Changing locks is fundamentally about protecting the safety of a residence and its inhabitants. However, changing locks is seen as a hassle, which is why many property managers fall behind on performing the task.
According to the U.S. Bureau of Justice, compared to owned homes, the risk of burglary is higher for rental properties in nearly every category. As a property manager, working with renters to ensure their safety is paramount to the success of your business. To maintain this safety, you should change the locks after each tenant moves out. Other less savory situations that necessitate changing or rekeying locks are eviction or abandonment.
Hopefully, you′ll never have to deal with unsavory situations, but just to cover all of our bases, below is a list of situations when changing locks helps maintain security:
#1: Change the Locks When a Tenant Loses a Key
It might seem overkill to change the locks after a renter loses just one key, but it′s a small price to pay to guarantee peace of mind for the manager, the owner and the tenant. While it′s unlikely the lost key will end up in the wrong hands, in the off chance that it does, it could spell disaster for all. When you′re dealing with prospective renters, letting them know that you take this extra security measure seriously can be a differentiator that demonstrates your commitment to safety.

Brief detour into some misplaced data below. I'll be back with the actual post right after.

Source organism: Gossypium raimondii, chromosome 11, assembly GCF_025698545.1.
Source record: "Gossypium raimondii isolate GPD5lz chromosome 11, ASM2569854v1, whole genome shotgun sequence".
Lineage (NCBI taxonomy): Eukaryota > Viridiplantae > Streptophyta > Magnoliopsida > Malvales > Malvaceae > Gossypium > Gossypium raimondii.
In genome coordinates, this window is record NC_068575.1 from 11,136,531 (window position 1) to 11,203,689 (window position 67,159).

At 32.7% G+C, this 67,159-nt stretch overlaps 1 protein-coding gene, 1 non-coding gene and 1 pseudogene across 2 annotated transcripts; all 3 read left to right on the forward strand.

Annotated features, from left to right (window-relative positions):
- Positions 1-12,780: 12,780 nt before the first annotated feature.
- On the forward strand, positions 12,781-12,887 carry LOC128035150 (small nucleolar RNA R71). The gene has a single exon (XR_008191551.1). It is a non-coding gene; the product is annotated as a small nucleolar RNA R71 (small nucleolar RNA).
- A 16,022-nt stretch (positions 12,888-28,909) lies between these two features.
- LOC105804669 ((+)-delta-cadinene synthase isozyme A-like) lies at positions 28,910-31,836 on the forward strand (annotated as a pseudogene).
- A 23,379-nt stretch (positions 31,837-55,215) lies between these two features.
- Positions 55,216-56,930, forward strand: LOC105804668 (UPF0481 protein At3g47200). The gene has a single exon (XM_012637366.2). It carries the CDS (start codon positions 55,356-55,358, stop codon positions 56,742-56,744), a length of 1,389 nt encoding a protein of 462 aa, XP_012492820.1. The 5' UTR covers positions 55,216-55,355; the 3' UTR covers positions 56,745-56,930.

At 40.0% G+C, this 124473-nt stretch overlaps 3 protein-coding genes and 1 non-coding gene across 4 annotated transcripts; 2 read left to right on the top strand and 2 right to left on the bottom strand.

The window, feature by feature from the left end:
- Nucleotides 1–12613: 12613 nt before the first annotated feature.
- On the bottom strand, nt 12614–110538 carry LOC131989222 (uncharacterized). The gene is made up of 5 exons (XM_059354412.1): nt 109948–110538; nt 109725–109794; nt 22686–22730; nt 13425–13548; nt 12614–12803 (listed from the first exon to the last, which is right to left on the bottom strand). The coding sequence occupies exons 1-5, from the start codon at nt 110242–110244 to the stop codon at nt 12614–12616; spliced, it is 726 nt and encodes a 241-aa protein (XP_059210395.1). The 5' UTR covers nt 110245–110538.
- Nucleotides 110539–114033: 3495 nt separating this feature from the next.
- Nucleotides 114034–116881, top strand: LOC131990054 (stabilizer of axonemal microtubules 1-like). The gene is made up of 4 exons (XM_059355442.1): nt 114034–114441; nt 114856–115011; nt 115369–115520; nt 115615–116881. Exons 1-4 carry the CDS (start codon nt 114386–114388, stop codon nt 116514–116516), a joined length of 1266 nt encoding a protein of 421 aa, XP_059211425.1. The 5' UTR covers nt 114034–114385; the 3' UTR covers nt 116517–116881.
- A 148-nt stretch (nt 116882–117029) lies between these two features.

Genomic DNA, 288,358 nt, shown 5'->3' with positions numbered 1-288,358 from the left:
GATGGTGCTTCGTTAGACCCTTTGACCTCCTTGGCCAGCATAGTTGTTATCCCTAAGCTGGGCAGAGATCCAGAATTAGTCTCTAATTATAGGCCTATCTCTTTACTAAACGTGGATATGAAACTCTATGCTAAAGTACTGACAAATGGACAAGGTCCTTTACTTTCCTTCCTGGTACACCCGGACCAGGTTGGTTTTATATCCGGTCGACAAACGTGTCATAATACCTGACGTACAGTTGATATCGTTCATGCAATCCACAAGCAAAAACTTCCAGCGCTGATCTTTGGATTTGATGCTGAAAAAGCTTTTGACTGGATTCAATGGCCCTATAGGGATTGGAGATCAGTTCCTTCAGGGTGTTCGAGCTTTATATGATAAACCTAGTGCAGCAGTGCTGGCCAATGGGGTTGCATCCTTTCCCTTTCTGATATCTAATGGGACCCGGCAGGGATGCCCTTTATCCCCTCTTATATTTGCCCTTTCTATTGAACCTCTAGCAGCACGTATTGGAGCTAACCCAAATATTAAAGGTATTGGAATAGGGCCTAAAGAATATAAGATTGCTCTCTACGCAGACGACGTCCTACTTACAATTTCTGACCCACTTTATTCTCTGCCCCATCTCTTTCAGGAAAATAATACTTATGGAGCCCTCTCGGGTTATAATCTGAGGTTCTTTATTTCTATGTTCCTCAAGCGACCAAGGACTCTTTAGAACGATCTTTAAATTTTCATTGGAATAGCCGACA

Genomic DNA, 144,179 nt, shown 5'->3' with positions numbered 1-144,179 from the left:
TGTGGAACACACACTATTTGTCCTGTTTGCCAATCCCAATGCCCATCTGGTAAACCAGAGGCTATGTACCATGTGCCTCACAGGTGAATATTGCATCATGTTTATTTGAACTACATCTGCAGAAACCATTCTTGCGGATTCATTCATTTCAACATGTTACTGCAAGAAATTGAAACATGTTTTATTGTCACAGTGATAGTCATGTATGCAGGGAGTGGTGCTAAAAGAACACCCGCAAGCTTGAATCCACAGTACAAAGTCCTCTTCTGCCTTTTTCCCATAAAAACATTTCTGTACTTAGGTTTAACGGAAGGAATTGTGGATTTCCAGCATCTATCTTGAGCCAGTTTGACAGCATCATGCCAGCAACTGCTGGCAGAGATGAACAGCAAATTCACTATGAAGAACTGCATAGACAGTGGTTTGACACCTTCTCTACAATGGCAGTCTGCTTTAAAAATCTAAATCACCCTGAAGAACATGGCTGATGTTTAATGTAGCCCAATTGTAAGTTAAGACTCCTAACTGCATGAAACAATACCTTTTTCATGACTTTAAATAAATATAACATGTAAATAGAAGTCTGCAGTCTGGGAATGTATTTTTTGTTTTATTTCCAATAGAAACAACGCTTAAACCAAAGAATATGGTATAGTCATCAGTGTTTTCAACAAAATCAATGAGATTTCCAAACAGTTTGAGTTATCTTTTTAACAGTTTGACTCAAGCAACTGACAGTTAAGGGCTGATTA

#2: Change the Locks When a Property Turns Over
A landlord or property manager needs keys so they can make necessary repairs or investigate a suspected emergency such as a fire or flooding.
#3: Change the Locks When a Vendor Is Finished Working on the Property
Especially if you′ve just started using a new vendor or if you′ve had disagreements with one in the past, it′s important to recognize that vendors could have copies of your keys that you′re unaware of. When work is completed, hiring an independent locksmith to change your locks helps maintain a high degree of security. It′s also a good idea to be on-site to let vendors in and out of a building while you build a relationship with them instead of leaving a key in a lockbox and allowing all contractors to access it.
Ultimately, safety is one of the most critical considerations when renters are selecting their next home or choosing to remain in their current one. Tenants are fully justified in wanting to feel safe where they live.